People of all ages, race, color and background frequent Lincoln Road Dermatology. The doctor's extensive exposure to an international patient population throughout her training and work experience make her especially positioned to help her patients here in cosmopolitan Miami. No two people are alike; different skin types and ages deserve special consideration. We are committed to making your skin the best that it can be.
From our late 20's to our golden years, our skin goes through a series of changes. Common conditions we see in our office include:
eczema, psoriasis, dermatitis, rosacea, dandruff
skin cancer treatment and surgery
sun damage, melasma and other pigment disorders
rashes, itch, hives
birthmarks, growths, skin tags and mole removal
hair loss, nail changes (including fungus)
genital rashes and sexually transmitted diseases
infectious diseases (warts, molluscum, herpes)
adult onset acne
Developing adults need to put their best face forward as they position themselves in these formidable years. Below are some of the most common conditions we treat in this age group:
acne (holistic and medical options)
blue light therapy
infectious diseases (warts, molluscum, impetigo, herpes and fungus)
we are registered and activated with the iPledge program for isotretinoin prescribing when appropriate (formerly known as Accutane, known as Roaccutane outside the US)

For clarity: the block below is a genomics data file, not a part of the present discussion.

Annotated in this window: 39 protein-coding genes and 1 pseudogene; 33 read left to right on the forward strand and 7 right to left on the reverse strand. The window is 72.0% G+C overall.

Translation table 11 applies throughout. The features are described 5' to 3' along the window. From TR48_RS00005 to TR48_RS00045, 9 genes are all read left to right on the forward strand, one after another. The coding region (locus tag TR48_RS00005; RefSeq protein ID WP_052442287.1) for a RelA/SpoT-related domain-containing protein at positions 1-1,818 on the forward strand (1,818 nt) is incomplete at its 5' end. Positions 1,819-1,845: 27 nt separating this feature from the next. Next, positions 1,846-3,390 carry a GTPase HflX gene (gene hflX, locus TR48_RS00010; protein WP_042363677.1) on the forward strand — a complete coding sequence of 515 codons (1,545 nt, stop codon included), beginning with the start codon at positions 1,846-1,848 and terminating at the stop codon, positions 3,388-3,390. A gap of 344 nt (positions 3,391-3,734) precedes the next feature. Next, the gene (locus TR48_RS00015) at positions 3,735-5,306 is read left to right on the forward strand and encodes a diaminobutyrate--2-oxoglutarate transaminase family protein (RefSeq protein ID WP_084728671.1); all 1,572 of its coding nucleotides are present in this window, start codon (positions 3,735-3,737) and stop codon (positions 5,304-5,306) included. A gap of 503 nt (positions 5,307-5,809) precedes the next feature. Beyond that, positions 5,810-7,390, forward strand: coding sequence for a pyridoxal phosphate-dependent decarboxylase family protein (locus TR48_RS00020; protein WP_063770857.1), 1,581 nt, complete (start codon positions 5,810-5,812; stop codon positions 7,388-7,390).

Children of all ages are affected by different skin disorders. We take pride in ensuring a pleasant visit for your child while thoroughly educating you on the treatment and options. Below are some of the common conditions we treat:
rashes, stings, bites
A total body skin exam here at Lincoln Road Dermatology is recommended yearly. We carefully inspect your skin to look for any potentially dangerous bumps, birthmarks or blemishes. In the event we find something that looks like skin cancer, it would be removed for biopsy or in its entirety. The treatment choices are based on cancer type, location, aggressivity, as well as the overall health of the patient. Treatment considerations include not only surgery, but also electrodessication and curretage, topical immunotherapy, cryosurgery, chemotherapy, radiation and photodynamic therapy where appropriate.
Dr. Marcy Alvarez is trained in a variety of invasive surgical procedures, including but not limited to, skin cancer surgery, removal of benign and malignant cysts, as well as cosmetic removal of moles, skin tags and other benign, undesirable growths.
Surgery is performed comfortably in our office under local anesthesia and can be made more relaxing with the aid of nitrous oxide in case of anxiety or needle phobia.
Please be aware you will need an initial consultation before a surgical procedure will be scheduled.
WHAT IS PATCH TESTING?
Patch testing is a skin test done in our office to elucidate the allergen or inciting substance(s) which may be provoking your rash. 65 different substances are placed on the back as detailed below. We carry the North American Contact Dermatitis Series 65. A list of the allergens tested can be found here.
WHAT IS ALLERGIC CONTACT DERMATITIS?
Allergic contact dermatitis is a condition in which you develop areas of inflammation on your skin (called dermatitis) as a result of your immune system. While these allergens do not commonly cause rashes in most people, others will manifest persistent eyelid, neck or hand rashes as a result of repeated contact. Common symptoms in contact dermatitis may include: scaly itchy rash, hives or blisters.